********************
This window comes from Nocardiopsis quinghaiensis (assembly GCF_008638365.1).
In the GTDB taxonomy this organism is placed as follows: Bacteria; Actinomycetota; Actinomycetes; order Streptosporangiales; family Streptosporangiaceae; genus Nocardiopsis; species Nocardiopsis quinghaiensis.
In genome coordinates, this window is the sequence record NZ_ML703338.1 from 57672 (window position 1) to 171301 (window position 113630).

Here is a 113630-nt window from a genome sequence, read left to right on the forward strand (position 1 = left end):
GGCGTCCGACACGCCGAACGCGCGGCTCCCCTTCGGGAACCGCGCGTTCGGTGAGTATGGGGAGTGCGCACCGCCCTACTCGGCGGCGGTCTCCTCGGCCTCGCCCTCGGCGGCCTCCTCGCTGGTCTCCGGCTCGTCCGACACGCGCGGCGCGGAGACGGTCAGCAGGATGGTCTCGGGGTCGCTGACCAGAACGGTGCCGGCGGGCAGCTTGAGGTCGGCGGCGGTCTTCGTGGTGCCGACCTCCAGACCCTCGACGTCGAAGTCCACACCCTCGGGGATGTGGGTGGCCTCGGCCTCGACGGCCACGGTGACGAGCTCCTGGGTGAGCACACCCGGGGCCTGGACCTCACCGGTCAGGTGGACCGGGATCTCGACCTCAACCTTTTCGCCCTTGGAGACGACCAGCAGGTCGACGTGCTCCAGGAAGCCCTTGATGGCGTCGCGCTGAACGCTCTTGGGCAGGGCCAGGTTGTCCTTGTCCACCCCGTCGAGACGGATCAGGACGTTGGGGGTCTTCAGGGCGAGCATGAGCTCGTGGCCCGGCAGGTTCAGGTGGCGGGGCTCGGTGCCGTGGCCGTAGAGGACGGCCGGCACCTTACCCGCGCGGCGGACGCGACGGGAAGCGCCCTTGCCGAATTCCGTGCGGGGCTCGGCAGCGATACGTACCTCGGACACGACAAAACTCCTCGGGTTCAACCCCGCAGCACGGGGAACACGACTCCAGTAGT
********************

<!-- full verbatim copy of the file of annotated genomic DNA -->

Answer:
This window comes from Nocardiopsis quinghaiensis (assembly GCF_008638365.1).
In the GTDB taxonomy this organism is placed as follows: Bacteria; Actinomycetota; Actinomycetes; order Streptosporangiales; family Streptosporangiaceae; genus Nocardiopsis; species Nocardiopsis quinghaiensis.
In genome coordinates, this window is the sequence record NZ_ML703338.1 from 57672 (window position 1) to 171301 (window position 113630).

Here is a 113630-nt window from a genome sequence, read left to right on the forward strand (position 1 = left end):
GGCGTCCGACACGCCGAACGCGCGGCTCCCCTTCGGGAACCGCGCGTTCGGTGAGTATGGGGAGTGCGCACCGCCCTACTCGGCGGCGGTCTCCTCGGCCTCGCCCTCGGCGGCCTCCTCGCTGGTCTCCGGCTCGTCCGACACGCGCGGCGCGGAGACGGTCAGCAGGATGGTCTCGGGGTCGCTGACCAGAACGGTGCCGGCGGGCAGCTTGAGGTCGGCGGCGGTCTTCGTGGTGCCGACCTCCAGACCCTCGACGTCGAAGTCCACACCCTCGGGGATGTGGGTGGCCTCGGCCTCGACGGCCACGGTGACGAGCTCCTGGGTGAGCACACCCGGGGCCTGGACCTCACCGGTCAGGTGGACCGGGATCTCGACCTCAACCTTTTCGCCCTTGGAGACGACCAGCAGGTCGACGTGCTCCAGGAAGCCCTTGATGGCGTCGCGCTGAACGCTCTTGGGCAGGGCCAGGTTGTCCTTGTCCACCCCGTCGAGACGGATCAGGACGTTGGGGGTCTTCAGGGCGAGCATGAGCTCGTGGCCCGGCAGGTTCAGGTGGCGGGGCTCGGTGCCGTGGCCGTAGAGGACGGCCGGCACCTTACCCGCGCGGCGGACGCGACGGGAAGCGCCCTTGCCGAATTCCGTGCGGGGCTCGGCAGCGATACGTACCTCGGACACGACAAAACTCCTCGGGTTCAACCCCGCAGCACGGGGAACACGACTCCAGTAGT